A vegan (pronounced VEE-gun) is someone who, for various reasons, chooses to avoid using or consuming animal products. While vegetarians choose not to use flesh foods, vegans also avoid dairy and eggs, as well as fur, leather, wool, down, and cosmetics or chemical products tested on animals.
Veganism, the natural extension of vegetarianism, is an integral component of a cruelty-free lifestyle. Living vegan provides numerous benefits to animal’s lives, to the environment, and to one’s own health – through a healthy diet and lifestyle.
Despite the common belief that drinking milk or eating eggs does not kill animals, commercially-raised dairy cows and egg-laying chickens, whether factory-farmed or ‘free range,’ are slaughtered when their production rates decline.
Animal agriculture takes a devastating toll on the earth. It is an inefficient way of producing food, since feed for farm animals requires land, water, fertilizer, and other resources that could otherwise have been used directly for producing human food.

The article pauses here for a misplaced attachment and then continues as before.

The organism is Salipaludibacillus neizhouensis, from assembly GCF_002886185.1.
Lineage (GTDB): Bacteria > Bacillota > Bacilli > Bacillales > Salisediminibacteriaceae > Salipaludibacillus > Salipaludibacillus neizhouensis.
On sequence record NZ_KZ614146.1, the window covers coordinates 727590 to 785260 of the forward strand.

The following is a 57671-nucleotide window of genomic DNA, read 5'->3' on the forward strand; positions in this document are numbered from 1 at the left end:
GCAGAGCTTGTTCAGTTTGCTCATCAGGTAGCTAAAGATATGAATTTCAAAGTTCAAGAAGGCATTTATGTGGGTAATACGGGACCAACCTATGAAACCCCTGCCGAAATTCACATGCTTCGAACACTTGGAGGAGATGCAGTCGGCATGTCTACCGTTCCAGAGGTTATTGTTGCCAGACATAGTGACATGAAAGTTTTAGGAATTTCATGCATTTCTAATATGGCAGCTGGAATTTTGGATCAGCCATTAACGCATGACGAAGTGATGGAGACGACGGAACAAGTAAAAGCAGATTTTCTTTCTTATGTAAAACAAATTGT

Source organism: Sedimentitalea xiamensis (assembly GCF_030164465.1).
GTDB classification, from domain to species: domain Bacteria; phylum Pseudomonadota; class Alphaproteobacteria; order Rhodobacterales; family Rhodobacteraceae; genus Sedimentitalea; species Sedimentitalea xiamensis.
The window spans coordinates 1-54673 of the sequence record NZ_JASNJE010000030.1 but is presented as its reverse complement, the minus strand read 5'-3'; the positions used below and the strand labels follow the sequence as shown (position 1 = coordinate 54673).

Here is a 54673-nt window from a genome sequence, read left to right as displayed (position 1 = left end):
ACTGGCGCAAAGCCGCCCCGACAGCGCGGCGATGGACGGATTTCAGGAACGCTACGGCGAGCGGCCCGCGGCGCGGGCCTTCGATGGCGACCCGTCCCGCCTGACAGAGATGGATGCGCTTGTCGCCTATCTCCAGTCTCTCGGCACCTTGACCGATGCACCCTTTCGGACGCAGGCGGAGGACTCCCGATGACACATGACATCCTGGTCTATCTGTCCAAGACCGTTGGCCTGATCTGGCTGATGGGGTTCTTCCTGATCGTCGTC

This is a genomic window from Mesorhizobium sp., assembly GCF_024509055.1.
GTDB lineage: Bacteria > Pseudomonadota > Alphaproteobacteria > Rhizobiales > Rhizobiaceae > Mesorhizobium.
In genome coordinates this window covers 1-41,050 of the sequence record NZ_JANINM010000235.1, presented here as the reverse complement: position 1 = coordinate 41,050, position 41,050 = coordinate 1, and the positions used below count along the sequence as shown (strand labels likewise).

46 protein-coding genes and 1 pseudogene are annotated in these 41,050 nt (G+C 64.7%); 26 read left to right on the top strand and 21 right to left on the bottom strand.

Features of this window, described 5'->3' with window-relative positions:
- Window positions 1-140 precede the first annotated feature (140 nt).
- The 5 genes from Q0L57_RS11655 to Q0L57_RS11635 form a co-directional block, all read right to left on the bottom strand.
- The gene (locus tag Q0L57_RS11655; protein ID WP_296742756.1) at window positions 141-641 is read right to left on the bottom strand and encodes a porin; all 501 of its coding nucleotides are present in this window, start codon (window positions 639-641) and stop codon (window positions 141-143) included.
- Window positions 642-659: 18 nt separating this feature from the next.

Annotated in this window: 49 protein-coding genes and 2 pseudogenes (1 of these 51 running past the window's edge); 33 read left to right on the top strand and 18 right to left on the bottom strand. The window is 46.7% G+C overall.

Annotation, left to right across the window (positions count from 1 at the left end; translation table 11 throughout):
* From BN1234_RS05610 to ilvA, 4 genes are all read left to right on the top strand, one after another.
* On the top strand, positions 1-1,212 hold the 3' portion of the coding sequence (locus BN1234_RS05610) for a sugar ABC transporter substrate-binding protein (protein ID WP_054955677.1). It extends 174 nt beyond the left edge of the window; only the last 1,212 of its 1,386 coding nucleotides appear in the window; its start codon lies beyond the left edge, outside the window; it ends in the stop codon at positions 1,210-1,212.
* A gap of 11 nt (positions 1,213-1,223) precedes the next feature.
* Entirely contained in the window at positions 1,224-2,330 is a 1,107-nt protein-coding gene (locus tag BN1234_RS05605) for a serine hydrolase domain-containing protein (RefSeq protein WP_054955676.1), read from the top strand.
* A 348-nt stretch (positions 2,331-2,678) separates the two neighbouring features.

The consumption of animal fats and proteins has been linked to heart disease, colon and lung cancer, osteoporosis, diabetes, kidney disease, hypertension, obesity, and a number of other debilitating conditions. Cows’ milk contains ideal amounts of fat and protein for young calves, but far too much for humans.
Veganism is the practice of eliminating the use by human beings of non-human animal products. Ethical vegans reject the commodity status of animals and the use of animal products for any purpose, while dietary vegans or strict vegetarians eliminate them from the diet only.
The term was coined in England by Donald Watson, who founded the British Vegan Society in 1944, and in 1960 H. Jay Dinshah started the American Vegan Society, linking it to the Jainist and Buddhist concept of Ahimsa – the avoidance of violence against living things.